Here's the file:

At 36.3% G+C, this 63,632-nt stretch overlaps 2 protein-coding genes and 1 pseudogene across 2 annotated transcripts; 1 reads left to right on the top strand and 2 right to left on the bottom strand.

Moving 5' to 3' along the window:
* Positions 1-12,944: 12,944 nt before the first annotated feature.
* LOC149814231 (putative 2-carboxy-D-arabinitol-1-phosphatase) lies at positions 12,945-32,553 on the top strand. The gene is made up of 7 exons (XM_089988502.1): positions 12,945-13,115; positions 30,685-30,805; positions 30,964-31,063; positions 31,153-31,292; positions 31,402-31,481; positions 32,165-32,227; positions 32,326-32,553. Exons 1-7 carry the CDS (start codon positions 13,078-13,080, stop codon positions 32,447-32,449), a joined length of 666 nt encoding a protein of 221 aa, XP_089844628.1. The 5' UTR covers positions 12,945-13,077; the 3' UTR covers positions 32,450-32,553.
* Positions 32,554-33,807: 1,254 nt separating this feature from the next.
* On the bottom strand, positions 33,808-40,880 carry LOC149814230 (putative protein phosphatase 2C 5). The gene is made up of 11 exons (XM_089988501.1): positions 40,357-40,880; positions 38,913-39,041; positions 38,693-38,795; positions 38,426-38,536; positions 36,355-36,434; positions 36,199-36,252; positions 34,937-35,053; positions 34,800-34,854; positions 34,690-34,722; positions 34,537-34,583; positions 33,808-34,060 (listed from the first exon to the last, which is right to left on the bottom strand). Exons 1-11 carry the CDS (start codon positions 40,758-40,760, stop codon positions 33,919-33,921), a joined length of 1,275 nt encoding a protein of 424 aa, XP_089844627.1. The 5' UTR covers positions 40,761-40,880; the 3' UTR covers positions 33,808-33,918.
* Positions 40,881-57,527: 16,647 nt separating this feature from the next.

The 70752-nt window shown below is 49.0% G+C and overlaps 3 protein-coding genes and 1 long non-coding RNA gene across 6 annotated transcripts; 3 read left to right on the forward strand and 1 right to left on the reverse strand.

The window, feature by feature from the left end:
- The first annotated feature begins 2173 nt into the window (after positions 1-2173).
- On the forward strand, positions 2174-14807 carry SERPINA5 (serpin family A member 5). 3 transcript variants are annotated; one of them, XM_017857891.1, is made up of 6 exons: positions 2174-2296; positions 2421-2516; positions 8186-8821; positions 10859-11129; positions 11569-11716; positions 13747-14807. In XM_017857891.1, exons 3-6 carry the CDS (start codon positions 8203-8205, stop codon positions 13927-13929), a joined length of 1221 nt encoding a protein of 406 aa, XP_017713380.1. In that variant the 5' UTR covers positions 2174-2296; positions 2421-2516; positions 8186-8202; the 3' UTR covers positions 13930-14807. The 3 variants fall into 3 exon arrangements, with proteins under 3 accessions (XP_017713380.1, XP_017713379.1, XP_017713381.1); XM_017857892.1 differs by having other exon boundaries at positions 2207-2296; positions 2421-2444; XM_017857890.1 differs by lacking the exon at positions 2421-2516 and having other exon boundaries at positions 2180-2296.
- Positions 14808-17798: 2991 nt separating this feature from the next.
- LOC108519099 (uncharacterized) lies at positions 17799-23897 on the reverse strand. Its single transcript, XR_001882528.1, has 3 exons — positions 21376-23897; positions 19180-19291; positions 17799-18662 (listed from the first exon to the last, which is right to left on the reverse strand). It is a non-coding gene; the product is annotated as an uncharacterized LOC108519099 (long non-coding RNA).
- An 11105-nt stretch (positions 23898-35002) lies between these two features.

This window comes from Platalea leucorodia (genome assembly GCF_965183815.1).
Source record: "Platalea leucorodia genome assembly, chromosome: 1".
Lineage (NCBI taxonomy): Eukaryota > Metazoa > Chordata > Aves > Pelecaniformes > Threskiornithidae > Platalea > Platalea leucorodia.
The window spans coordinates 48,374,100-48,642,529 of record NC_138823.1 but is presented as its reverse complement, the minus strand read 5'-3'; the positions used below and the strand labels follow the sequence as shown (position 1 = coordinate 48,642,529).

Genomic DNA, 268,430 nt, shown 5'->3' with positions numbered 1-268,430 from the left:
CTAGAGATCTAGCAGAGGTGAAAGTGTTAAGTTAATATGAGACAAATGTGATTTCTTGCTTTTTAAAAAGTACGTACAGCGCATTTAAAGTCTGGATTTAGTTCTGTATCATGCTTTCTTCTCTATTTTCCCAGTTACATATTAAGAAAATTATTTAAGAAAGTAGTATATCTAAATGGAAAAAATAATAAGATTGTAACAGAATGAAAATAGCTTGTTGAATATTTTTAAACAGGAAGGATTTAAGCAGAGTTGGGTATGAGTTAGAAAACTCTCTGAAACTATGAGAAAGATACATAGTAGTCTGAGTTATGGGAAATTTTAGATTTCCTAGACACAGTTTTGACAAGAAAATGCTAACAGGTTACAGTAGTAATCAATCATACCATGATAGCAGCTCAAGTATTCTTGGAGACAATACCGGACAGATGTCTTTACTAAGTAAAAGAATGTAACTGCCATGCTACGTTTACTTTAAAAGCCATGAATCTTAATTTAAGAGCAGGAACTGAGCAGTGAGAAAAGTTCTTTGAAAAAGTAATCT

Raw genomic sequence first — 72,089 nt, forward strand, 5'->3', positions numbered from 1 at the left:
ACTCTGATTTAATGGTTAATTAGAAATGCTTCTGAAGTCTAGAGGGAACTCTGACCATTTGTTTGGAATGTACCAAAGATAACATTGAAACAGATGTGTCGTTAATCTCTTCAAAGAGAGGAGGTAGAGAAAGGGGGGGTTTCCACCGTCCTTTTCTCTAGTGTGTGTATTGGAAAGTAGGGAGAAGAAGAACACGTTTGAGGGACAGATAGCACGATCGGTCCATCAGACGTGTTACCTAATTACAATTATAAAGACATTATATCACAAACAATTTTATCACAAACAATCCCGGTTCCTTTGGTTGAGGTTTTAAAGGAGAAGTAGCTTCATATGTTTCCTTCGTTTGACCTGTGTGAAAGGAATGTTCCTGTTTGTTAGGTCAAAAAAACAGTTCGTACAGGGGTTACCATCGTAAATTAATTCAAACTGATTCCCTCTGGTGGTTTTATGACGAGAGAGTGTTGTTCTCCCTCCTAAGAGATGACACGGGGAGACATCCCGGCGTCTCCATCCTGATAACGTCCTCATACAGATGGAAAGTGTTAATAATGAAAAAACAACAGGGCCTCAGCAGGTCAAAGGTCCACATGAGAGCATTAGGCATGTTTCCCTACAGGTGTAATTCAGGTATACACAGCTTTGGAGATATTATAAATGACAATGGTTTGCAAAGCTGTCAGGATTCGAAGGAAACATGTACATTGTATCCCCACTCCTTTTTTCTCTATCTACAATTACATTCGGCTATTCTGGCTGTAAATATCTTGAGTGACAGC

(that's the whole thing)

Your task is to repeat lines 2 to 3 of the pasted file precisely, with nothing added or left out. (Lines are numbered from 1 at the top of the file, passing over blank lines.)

Moving 5' to 3' along the window:
* Positions 1-12,944: 12,944 nt before the first annotated feature.